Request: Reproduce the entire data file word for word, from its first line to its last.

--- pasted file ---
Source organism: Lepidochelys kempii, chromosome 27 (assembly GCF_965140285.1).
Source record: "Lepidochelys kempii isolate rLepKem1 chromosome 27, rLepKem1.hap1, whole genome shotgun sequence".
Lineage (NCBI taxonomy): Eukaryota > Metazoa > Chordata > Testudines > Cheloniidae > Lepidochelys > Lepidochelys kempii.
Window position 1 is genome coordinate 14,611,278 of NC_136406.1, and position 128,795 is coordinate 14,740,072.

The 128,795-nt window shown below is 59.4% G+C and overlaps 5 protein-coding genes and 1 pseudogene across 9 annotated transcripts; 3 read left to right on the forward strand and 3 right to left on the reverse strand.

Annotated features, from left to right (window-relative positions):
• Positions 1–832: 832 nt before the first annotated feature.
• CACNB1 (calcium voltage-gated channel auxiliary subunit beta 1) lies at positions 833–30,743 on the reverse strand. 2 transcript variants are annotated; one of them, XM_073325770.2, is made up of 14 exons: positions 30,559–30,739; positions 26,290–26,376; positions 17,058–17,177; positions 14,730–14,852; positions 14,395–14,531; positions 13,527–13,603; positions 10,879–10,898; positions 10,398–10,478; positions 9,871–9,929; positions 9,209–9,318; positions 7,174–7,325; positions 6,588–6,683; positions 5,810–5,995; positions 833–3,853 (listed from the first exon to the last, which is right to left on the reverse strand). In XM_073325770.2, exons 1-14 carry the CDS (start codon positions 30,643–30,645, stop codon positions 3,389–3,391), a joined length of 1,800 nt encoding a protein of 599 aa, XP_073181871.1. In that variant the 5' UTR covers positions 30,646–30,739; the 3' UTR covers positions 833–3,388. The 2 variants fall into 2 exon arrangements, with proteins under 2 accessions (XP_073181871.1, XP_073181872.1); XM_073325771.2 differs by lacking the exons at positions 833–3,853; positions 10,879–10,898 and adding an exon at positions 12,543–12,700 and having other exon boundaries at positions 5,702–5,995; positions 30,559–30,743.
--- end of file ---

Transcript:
Source organism: Lepidochelys kempii, chromosome 27 (assembly GCF_965140285.1).
Source record: "Lepidochelys kempii isolate rLepKem1 chromosome 27, rLepKem1.hap1, whole genome shotgun sequence".
Lineage (NCBI taxonomy): Eukaryota > Metazoa > Chordata > Testudines > Cheloniidae > Lepidochelys > Lepidochelys kempii.
Window position 1 is genome coordinate 14,611,278 of NC_136406.1, and position 128,795 is coordinate 14,740,072.

The 128,795-nt window shown below is 59.4% G+C and overlaps 5 protein-coding genes and 1 pseudogene across 9 annotated transcripts; 3 read left to right on the forward strand and 3 right to left on the reverse strand.

Annotated features, from left to right (window-relative positions):
• Positions 1–832: 832 nt before the first annotated feature.
• CACNB1 (calcium voltage-gated channel auxiliary subunit beta 1) lies at positions 833–30,743 on the reverse strand. 2 transcript variants are annotated; one of them, XM_073325770.2, is made up of 14 exons: positions 30,559–30,739; positions 26,290–26,376; positions 17,058–17,177; positions 14,730–14,852; positions 14,395–14,531; positions 13,527–13,603; positions 10,879–10,898; positions 10,398–10,478; positions 9,871–9,929; positions 9,209–9,318; positions 7,174–7,325; positions 6,588–6,683; positions 5,810–5,995; positions 833–3,853 (listed from the first exon to the last, which is right to left on the reverse strand). In XM_073325770.2, exons 1-14 carry the CDS (start codon positions 30,643–30,645, stop codon positions 3,389–3,391), a joined length of 1,800 nt encoding a protein of 599 aa, XP_073181871.1. In that variant the 5' UTR covers positions 30,646–30,739; the 3' UTR covers positions 833–3,388. The 2 variants fall into 2 exon arrangements, with proteins under 2 accessions (XP_073181871.1, XP_073181872.1); XM_073325771.2 differs by lacking the exons at positions 833–3,853; positions 10,879–10,898 and adding an exon at positions 12,543–12,700 and having other exon boundaries at positions 5,702–5,995; positions 30,559–30,743.